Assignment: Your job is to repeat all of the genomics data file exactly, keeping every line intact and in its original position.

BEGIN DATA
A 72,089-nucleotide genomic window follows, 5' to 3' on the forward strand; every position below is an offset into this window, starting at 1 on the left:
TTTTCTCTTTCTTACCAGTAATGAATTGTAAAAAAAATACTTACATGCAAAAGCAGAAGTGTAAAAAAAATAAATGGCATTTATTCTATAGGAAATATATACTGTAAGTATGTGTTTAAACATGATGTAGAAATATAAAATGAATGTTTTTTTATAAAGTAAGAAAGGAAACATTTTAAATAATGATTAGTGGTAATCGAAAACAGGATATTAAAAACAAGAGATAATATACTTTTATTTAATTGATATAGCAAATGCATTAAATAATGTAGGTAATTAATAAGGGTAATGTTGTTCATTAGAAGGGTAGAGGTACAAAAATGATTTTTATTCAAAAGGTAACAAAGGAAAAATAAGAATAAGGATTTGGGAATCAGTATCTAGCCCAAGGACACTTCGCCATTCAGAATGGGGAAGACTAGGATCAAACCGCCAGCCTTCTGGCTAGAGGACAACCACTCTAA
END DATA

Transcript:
A 72,089-nucleotide genomic window follows, 5' to 3' on the forward strand; every position below is an offset into this window, starting at 1 on the left:
TTTTCTCTTTCTTACCAGTAATGAATTGTAAAAAAAATACTTACATGCAAAAGCAGAAGTGTAAAAAAAATAAATGGCATTTATTCTATAGGAAATATATACTGTAAGTATGTGTTTAAACATGATGTAGAAATATAAAATGAATGTTTTTTTATAAAGTAAGAAAGGAAACATTTTAAATAATGATTAGTGGTAATCGAAAACAGGATATTAAAAACAAGAGATAATATACTTTTATTTAATTGATATAGCAAATGCATTAAATAATGTAGGTAATTAATAAGGGTAATGTTGTTCATTAGAAGGGTAGAGGTACAAAAATGATTTTTATTCAAAAGGTAACAAAGGAAAAATAAGAATAAGGATTTGGGAATCAGTATCTAGCCCAAGGACACTTCGCCATTCAGAATGGGGAAGACTAGGATCAAACCGCCAGCCTTCTGGCTAGAGGACAACCACTCTAA